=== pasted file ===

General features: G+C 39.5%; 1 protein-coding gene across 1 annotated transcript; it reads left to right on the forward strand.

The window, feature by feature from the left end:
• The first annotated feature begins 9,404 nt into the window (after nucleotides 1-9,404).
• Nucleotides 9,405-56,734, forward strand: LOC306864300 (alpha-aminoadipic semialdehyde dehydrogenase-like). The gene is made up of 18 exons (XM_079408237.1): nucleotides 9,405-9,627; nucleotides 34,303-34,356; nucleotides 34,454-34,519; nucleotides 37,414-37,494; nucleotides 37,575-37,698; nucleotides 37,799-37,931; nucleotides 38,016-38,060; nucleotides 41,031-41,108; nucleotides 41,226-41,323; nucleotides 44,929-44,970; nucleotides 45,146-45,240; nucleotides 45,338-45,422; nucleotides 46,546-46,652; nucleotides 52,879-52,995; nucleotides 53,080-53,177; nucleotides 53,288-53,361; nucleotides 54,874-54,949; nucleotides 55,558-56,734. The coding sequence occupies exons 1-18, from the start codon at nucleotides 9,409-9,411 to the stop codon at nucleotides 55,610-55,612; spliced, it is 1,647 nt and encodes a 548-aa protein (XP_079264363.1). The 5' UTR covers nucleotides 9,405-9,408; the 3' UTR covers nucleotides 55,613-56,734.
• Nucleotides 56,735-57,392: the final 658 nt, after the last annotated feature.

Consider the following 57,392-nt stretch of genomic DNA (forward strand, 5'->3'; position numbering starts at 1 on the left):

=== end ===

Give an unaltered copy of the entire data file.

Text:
General features: G+C 39.5%; 1 protein-coding gene across 1 annotated transcript; it reads left to right on the forward strand.

The window, feature by feature from the left end:
• The first annotated feature begins 9,404 nt into the window (after nucleotides 1-9,404).
• Nucleotides 9,405-56,734, forward strand: LOC306864300 (alpha-aminoadipic semialdehyde dehydrogenase-like). The gene is made up of 18 exons (XM_079408237.1): nucleotides 9,405-9,627; nucleotides 34,303-34,356; nucleotides 34,454-34,519; nucleotides 37,414-37,494; nucleotides 37,575-37,698; nucleotides 37,799-37,931; nucleotides 38,016-38,060; nucleotides 41,031-41,108; nucleotides 41,226-41,323; nucleotides 44,929-44,970; nucleotides 45,146-45,240; nucleotides 45,338-45,422; nucleotides 46,546-46,652; nucleotides 52,879-52,995; nucleotides 53,080-53,177; nucleotides 53,288-53,361; nucleotides 54,874-54,949; nucleotides 55,558-56,734. The coding sequence occupies exons 1-18, from the start codon at nucleotides 9,409-9,411 to the stop codon at nucleotides 55,610-55,612; spliced, it is 1,647 nt and encodes a 548-aa protein (XP_079264363.1). The 5' UTR covers nucleotides 9,405-9,408; the 3' UTR covers nucleotides 55,613-56,734.
• Nucleotides 56,735-57,392: the final 658 nt, after the last annotated feature.

Consider the following 57,392-nt stretch of genomic DNA (forward strand, 5'->3'; position numbering starts at 1 on the left):